investment may not be as high in poor countries as their low capital-labor ratios suggest, either
4 See Obstfeld and Taylor (2004) for example.
5 See, for example, Bernanke (2006).
6 Lucas (1990).
7 Excluding the oil-exporting countries does not alter the basic patterns in figure 2 (not shown). We also constructed
similar graphs using initial (1970) relative income, rather than relative income in each period, in order to take out the
effects of income convergence. This, too, makes little difference to the shapes of the plots.
because they have weak institutions,8 or because physical capital is costly in poor countries,9 or
because poor country governments have repeatedly defaulted on their debt finance.10 But there is a
deeper paradox in the data: it seems that foreign capital does not flow even to those poor countries
with more rapidly growing economies, where, by extension, the revealed marginal productivity
of capital (and probably creditworthiness) is high.11 Pierre-Olivier Gourinchas and Olivier Jeanne
argue that, among developing countries, capital should flow in greater amounts to those that
have grown the fastest, that is, those likely to have the best investment opportunities.12 But does
it? Figure 3 divides nonindustrial countries into three equally sized (by aggregate population)
groups, plus China and India each handled separately, and computes cumulative current account
deficits for each group, in dollars deflated by the U.S. consumer price index. The top panel of
figure 3 indicates that, over 1970-2004, as well as over subperiods within that range, net foreign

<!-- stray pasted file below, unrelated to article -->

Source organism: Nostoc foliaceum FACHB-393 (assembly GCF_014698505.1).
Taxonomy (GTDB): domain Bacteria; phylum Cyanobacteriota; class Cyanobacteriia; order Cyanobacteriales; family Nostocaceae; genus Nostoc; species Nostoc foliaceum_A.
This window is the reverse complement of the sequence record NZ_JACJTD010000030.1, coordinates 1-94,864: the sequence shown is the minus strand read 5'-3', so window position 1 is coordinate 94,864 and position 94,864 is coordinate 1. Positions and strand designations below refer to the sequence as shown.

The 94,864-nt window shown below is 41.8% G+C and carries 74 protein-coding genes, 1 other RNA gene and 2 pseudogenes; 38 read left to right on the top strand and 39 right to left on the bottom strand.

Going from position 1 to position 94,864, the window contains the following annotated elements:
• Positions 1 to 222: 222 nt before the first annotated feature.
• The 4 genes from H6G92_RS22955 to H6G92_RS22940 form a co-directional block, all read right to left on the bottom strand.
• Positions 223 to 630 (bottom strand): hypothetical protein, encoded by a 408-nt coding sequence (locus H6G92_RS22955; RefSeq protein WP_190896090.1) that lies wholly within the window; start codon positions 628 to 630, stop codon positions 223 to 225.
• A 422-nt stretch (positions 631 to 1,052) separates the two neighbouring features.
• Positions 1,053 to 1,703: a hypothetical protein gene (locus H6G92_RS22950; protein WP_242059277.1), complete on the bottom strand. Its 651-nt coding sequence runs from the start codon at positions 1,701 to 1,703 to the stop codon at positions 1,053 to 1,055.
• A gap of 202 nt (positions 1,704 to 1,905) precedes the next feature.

capital flows to relatively rapidly growing developing countries have been smaller than those to
the two slower-growing groups. In fact, China, the fastest-growing developing country, runs a
surplus in every period. During 2000-04 the pattern is truly perverse: China, India, and the high-
growth and medium-growth groups all exported significant amounts of capital, while the low-
growth group received a significant amount. Gourinchas and Jeanne have dubbed this failure of
capital to follow growth the “allocation puzzle,” but it is actually a deeper version of the Lucas
From a pure financing perspective, a composite measure of net flows of all forms of
financial capital is the relevant one for examining the role of foreign capital in growth. But of
course not all types of capital are the same, in terms of either their allocation or their effects
on growth. Indeed, the allocation of capital presents a more nuanced picture when net foreign
direct investment (FDI) flows are examined (bottom panel of figure 3). During the most recent